“He believes that he has a beneficial interest in her death. I cannot fully understand his motive; but, rely upon it, there is a motive, and a sufficient one. And I have let that man delude me into belief in his honesty after I had been warned against him! But there is no time for regrets. Diana, I look to you to help me in saving my dear love.”

“It is not too late to save her?”

“Dr. Jedd will commit himself to no positive statement. He tells me she is in danger, but he does not refuse all hope. Now listen, my dear. In that house I have only two people to help me — Ann Woolper and yourself. Ann Woolper I hold only by a feeble bond. I think she will be true to us; but I am not sure of her. Sheldon’s influence over her is a powerful one; and God knows what concession he might extort from her. She is the ostensible guardian of Charlotte’s room; you must contrive to be the real guardian. You must keep custody over the custodian. How is your room situated in relation to Charlotte’s room?”

“The doors of the two rooms are exactly opposite.”

“Providence favours us there. Can you keep watch over Charlotte’s door from your room without making your guardianship too apparent?”

“I can.”

“Day and night?”

“Day and night.”

“God bless you, dear! Her life may be saved by your fidelity.”

“I would do as much to render her a smaller service.”

“My dear girl! And now go back to the house. Here is the medicine. You will give that into Mrs. Woolper’s hands; she has received her instructions from Dr. Jedd, and those instructions leave no room for doubt. If she permits Sheldon to tamper with the medicine or the food of her patient, she will be the wilful accomplice of a murderer. I think she may be trusted.”

“I will watch her.”

“The charge of procuring the medicine is mine. I shall come to this house many times in the course of every day; but I am bound to prepare myself for the hour in which Mr. Sheldon may forbid me his house. In that event I shall come to this gate. I suppose the servants would stand by me if you pleaded for me?”

“I am sure they would.”

“And now, dear, go; the medicine is wanted. I shall come back in a few hours to inquire if there is any change for the better. Go.”

They had returned to the gate ere this. He grasped the hand which she held out to him, and stood by the little gate watching her till she had disappeared through the door of the servants’ quarters. When the door closed, he walked slowly away. He had done all that it was possible for him to do, and now came his worst misery. There was nothing left for him but to wait the issue of events.

What was he to do? Go home to his lodgings — eat, drink, sleep? Was it possible for him to eat or to sleep while that precious life trembled in the balance? He walked slowly along the endless roads and terraces in a purposeless way. Careless people pushed against him, or he pushed against them; children brushed past him as they ran. What a noisy, busy, clattering world it seemed! And she lay dying! O, the droning, dreary organs, and the hackneyed, common tunes, how excruciating they were to him to-night!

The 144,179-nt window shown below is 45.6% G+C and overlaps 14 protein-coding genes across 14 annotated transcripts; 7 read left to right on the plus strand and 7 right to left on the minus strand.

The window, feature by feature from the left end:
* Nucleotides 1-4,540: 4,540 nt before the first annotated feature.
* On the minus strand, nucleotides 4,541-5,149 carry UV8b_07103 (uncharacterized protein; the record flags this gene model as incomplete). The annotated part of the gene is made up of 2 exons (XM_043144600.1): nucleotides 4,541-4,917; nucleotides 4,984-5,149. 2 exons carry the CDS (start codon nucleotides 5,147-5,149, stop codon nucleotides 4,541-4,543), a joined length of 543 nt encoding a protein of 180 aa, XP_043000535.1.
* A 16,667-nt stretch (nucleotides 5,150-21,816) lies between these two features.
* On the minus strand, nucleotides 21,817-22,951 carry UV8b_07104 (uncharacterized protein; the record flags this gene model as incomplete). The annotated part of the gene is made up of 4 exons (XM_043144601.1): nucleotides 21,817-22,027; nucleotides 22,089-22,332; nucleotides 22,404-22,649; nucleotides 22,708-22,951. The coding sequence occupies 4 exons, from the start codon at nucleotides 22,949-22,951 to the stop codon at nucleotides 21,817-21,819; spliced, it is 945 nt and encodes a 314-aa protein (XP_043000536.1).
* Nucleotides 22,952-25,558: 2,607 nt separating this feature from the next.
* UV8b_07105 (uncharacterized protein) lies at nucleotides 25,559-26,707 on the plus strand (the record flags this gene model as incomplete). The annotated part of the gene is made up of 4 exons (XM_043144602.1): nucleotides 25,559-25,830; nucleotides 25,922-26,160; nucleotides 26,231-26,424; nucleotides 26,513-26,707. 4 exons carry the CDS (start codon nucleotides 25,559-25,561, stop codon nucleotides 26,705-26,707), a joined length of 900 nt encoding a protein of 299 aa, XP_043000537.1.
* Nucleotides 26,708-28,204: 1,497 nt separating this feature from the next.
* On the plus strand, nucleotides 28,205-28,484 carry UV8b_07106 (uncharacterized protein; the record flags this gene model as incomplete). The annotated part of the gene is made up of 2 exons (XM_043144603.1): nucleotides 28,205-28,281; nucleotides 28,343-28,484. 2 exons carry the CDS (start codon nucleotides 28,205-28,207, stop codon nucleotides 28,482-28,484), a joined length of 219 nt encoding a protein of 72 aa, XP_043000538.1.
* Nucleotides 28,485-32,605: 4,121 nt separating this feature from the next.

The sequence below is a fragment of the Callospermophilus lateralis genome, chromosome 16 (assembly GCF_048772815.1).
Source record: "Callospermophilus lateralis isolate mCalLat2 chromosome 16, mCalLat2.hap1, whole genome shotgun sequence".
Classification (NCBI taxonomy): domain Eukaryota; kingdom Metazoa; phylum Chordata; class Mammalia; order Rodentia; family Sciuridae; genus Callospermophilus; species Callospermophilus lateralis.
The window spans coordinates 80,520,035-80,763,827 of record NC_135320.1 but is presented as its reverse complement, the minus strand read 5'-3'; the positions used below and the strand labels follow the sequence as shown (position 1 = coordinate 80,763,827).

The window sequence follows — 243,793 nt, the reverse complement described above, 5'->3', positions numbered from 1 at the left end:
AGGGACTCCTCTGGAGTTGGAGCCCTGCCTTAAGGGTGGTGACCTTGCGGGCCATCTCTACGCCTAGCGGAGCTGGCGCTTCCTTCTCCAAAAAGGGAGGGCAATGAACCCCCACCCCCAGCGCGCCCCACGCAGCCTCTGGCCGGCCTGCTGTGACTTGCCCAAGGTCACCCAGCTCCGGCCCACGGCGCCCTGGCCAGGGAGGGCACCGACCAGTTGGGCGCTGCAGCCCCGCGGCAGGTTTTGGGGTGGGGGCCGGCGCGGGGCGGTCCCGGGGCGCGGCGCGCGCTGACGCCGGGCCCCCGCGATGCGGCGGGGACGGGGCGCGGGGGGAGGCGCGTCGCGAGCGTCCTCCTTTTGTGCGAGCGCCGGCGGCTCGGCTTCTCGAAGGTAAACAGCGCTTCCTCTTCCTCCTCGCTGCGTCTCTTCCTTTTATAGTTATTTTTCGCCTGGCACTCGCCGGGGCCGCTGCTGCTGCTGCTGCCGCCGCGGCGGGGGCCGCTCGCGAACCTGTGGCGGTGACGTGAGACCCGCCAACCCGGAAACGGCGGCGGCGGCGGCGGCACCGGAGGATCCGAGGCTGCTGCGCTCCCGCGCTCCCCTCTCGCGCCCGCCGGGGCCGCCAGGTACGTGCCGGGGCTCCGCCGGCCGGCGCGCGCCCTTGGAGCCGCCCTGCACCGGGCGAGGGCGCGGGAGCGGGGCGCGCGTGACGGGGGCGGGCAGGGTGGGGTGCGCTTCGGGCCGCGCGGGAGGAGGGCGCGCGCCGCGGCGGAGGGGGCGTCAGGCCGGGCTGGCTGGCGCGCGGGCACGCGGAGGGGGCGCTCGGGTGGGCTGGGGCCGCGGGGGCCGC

He emerged into the high road by-and-by, in all the bustle and riot of Netting Hill. The crowded shops, the clamorous people, seemed strange to him. It was like the clamour of a foreign city. He walked on past the bustle and riot, by the quieter terraces near Holland Park, and still held on to Shepherd’s Bush, where he went into a little public-house and called for some brandy.

There was a bench on one side of the space in front of the bar, and towards this he pushed his way.

“Where are you shoving to, my young swell?” growled a sturdy cabman, indignant at the outrage inflicted by Valentine’s elbows; but in the next moment the sturdy cabman dashed suddenly forward and caught the young swell in his strong arms.

“My eye, young un!” he cried; “where do you want to go to? Here, some one bring a mug of cold water: I’m blest if he ain’t in a fit!”

Happily it was no fit, only a dead faint into which Mr. Hawkehurst had fallen. He came back to consciousness presently, after a few spoonfuls of brandy had been forced into his mouth, and looked about him with a helpless stare.

“I’m jiggered if I don’t believe he’s fainted for the want of wittles!” cried the cabman. “They keeps up till they drop, sometimes, these seedy swells — walks about, lookin’ like so many Dossays, on a hempty stomach. Here, some one bring a plate o’ cold meat, and look sharp about it. I’ll stand sam.”

Valentine looked up with a faint smile.

“And I’ll stand sam for anything you like to order, my friend,” he said, holding out his hand to the good-natured cabman. “I’ve eaten nothing since last night; but I haven’t fasted for want of money. There are worse troubles than an empty pocket — and I’m not unacquainted with that.”

“I’m sure I beg your pardon, sir,” said the man, sheepishly, very much ashamed of his benevolence; “but, you see, it ain’t the fust time I’ve seen a swell come to the pavement with a cropper, in consequence of having gone it too fast, and cleaned hisself out, in a manner of speaking.”

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Last updated Wednesday, March 12, 2014 at 13:31